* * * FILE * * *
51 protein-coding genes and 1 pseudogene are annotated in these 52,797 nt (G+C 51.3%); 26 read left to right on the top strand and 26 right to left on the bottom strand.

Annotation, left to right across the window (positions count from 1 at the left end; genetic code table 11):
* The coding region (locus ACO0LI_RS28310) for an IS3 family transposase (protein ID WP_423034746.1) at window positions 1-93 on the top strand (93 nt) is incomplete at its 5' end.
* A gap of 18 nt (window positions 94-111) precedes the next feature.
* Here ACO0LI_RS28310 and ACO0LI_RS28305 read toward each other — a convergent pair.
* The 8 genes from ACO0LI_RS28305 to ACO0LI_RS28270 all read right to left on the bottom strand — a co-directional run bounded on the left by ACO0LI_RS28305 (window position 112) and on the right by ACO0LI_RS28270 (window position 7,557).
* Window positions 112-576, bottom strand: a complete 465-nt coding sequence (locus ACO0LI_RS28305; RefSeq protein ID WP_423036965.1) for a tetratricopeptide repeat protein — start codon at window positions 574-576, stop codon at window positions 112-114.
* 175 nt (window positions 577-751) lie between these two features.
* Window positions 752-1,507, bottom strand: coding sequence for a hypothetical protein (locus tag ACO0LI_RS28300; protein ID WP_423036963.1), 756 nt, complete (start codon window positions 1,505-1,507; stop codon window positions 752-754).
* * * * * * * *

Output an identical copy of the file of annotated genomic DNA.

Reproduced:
51 protein-coding genes and 1 pseudogene are annotated in these 52,797 nt (G+C 51.3%); 26 read left to right on the top strand and 26 right to left on the bottom strand.

Annotation, left to right across the window (positions count from 1 at the left end; genetic code table 11):
* The coding region (locus ACO0LI_RS28310) for an IS3 family transposase (protein ID WP_423034746.1) at window positions 1-93 on the top strand (93 nt) is incomplete at its 5' end.
* A gap of 18 nt (window positions 94-111) precedes the next feature.
* Here ACO0LI_RS28310 and ACO0LI_RS28305 read toward each other — a convergent pair.
* The 8 genes from ACO0LI_RS28305 to ACO0LI_RS28270 all read right to left on the bottom strand — a co-directional run bounded on the left by ACO0LI_RS28305 (window position 112) and on the right by ACO0LI_RS28270 (window position 7,557).
* Window positions 112-576, bottom strand: a complete 465-nt coding sequence (locus ACO0LI_RS28305; RefSeq protein ID WP_423036965.1) for a tetratricopeptide repeat protein — start codon at window positions 574-576, stop codon at window positions 112-114.
* 175 nt (window positions 577-751) lie between these two features.
* Window positions 752-1,507, bottom strand: coding sequence for a hypothetical protein (locus tag ACO0LI_RS28300; protein ID WP_423036963.1), 756 nt, complete (start codon window positions 1,505-1,507; stop codon window positions 752-754).